DN: You did some interesting user modeling for Hornitos uncovering “mudders” as a passion—tell me about that process?
We conducted a detailed market research study where we surveyed over 25,000 Facebook users about their tequila consumption habits. We found an incredibly strong correlation between users who frequently drink tequila straight (shots, neat, rocks) and the various “mud race” events like Spartan Race and Tough Mudder. We used these findings to target the “mud race” audience for future activations and were able to deliver outstanding results for the client.

DN: How do you allay Facebook user concerns about privacy given all the data you’ve gathered?
First, we never share any personally identifiable user data with anyone (including our clients). We clearly disclose to our users that the data provided on our Platform will be used on an anonymous basis to construct better ad targeting and analytics algoritms for use on Facebook. Users understand that ads keep Facebook free and when you get right down to it they want these ads to be more relevant to them. Mark Zuckerberg himself puts the user experience on Facebook in front of everything else. We believe strongly that our research is improving the Facebook user experience for brands and consumers by creating more relevant ads. It’s a true win-win and we’ve never had a single user complaint regarding a privacy issue.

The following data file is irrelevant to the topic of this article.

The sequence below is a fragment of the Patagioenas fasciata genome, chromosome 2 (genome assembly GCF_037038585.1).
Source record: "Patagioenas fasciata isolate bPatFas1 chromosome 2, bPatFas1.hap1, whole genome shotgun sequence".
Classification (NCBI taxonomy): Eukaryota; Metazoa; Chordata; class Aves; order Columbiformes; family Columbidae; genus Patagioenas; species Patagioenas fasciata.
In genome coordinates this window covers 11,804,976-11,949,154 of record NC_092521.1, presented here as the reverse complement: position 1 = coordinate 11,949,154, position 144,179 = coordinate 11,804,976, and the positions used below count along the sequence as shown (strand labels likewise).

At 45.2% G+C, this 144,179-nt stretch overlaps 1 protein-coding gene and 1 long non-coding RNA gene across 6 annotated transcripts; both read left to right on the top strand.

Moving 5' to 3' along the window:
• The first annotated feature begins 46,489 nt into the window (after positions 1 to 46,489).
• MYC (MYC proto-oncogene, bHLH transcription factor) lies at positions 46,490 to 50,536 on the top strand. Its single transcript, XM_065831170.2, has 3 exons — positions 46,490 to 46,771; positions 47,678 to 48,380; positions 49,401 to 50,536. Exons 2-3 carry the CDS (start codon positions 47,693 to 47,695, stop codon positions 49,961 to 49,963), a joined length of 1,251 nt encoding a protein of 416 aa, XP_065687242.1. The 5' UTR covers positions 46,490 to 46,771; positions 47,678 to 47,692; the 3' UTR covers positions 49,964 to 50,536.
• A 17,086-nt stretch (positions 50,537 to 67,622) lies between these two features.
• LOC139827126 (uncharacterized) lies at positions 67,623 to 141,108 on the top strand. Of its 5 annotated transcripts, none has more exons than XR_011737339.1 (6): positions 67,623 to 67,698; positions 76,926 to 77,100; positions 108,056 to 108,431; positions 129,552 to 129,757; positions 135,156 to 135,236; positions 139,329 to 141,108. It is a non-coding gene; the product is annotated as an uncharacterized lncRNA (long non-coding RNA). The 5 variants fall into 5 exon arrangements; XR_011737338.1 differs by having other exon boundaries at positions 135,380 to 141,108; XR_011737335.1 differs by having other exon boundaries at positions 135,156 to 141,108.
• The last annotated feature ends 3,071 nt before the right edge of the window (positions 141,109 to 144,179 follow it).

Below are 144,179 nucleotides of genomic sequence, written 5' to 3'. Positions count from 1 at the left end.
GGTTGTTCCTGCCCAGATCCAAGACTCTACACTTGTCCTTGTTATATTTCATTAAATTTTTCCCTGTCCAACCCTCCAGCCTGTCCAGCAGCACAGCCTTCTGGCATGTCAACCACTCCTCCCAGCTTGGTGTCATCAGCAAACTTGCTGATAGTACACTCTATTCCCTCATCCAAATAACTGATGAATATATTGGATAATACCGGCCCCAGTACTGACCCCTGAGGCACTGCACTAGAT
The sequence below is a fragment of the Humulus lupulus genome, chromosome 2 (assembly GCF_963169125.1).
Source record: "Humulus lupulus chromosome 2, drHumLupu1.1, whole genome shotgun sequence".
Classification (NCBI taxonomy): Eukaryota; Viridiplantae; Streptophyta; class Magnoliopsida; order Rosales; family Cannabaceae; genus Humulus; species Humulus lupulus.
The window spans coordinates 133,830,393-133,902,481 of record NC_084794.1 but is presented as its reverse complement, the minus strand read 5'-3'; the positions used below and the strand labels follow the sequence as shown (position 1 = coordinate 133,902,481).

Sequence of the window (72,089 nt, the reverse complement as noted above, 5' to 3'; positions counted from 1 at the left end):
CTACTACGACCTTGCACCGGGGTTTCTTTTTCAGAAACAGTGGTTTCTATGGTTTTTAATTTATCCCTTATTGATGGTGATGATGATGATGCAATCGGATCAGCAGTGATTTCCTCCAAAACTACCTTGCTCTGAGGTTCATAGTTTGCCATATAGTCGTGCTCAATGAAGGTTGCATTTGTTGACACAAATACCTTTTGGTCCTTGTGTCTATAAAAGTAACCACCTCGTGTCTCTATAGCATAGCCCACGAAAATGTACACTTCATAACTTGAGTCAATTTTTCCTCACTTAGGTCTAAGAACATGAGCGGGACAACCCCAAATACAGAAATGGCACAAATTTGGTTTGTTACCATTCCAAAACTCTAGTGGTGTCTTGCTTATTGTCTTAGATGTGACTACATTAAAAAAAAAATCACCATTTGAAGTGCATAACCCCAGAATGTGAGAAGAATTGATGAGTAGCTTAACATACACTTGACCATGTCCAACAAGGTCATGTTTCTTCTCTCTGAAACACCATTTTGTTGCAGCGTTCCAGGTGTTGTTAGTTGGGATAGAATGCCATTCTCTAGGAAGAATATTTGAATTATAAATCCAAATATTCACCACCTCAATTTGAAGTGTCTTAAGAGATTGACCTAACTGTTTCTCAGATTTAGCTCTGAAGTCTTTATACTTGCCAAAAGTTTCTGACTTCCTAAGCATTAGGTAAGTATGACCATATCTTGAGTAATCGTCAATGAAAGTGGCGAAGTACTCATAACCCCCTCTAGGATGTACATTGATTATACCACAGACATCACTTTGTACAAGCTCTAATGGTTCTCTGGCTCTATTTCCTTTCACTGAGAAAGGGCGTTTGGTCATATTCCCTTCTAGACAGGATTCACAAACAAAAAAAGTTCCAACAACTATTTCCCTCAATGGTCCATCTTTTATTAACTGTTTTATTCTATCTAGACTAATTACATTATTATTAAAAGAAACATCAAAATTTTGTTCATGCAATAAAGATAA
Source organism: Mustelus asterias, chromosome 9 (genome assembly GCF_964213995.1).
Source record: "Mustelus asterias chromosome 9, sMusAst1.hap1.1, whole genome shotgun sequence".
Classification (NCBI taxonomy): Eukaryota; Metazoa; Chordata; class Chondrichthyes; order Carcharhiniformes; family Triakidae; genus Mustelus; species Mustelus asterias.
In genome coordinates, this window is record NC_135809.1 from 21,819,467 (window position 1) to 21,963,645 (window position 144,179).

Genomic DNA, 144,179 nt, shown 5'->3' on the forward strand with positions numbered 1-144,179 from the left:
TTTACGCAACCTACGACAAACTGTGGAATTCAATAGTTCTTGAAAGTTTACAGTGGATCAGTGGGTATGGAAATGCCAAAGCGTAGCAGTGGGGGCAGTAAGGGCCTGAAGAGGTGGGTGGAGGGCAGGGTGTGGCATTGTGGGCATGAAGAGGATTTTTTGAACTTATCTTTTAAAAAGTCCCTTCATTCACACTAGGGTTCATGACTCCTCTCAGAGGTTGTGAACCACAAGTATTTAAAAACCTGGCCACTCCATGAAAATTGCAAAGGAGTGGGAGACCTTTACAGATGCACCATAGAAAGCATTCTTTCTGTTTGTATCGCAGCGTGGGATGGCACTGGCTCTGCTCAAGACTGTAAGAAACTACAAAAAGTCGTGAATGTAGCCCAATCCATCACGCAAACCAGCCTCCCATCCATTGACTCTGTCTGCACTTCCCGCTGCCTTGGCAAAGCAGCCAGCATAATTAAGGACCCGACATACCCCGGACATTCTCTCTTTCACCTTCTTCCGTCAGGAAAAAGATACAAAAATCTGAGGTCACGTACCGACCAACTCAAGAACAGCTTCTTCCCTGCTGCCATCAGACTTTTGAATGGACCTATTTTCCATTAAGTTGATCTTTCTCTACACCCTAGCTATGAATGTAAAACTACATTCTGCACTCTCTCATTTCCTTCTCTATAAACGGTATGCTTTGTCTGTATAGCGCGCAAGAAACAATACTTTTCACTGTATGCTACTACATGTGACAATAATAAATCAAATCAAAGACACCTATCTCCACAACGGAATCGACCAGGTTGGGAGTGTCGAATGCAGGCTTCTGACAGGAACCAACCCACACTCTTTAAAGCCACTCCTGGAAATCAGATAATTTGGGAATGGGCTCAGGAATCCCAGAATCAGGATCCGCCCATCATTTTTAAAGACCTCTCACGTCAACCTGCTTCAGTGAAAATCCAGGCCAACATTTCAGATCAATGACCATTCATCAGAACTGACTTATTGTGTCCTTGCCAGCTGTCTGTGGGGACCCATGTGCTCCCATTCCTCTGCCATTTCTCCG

DN: Can you share another example of how you’ve helped marketers by analyzing Facebook data?
Audience Segmentation is a hot topic right now for our clients. Facebook recently released new functionality to let brands better target posts in their fans’ newsfeed but we are going far beyond these capabilities and using Facebook Sponsored Stories to deliver the right message to the right fan at the right time with laser precision. For example, most brands have customers that respond for different reasons. Some may be more influenced by product quality while others are discount motivated. We are able to slice a client’s fan base with this level of granularity and when we deliver relevant sponsored stories powered by this data the results are simply incredible. We are literally seeing engagement results 5-10X greater than un-targeted sponsor story units. You can’t spend engagement but it’s the first step towards driving sales and measurable results.

Q&A with Ethan McCarty, IBM’s Senior Manager of Digital and Social Strategy

09/11/11

Here is the first part of my interview with Ethan McCarty IBM’s Senior Manager of Digital and Social Strategy.  Its hard not to be impressed with IBM’s approach to social, elevating the discussion from a “nice to have” media component to a “must have” means of doing business.

Drew: Most businesses are trying to get their mind’s wrapped around social media, and you folks are now talking about social business. What’s the difference between those two terms?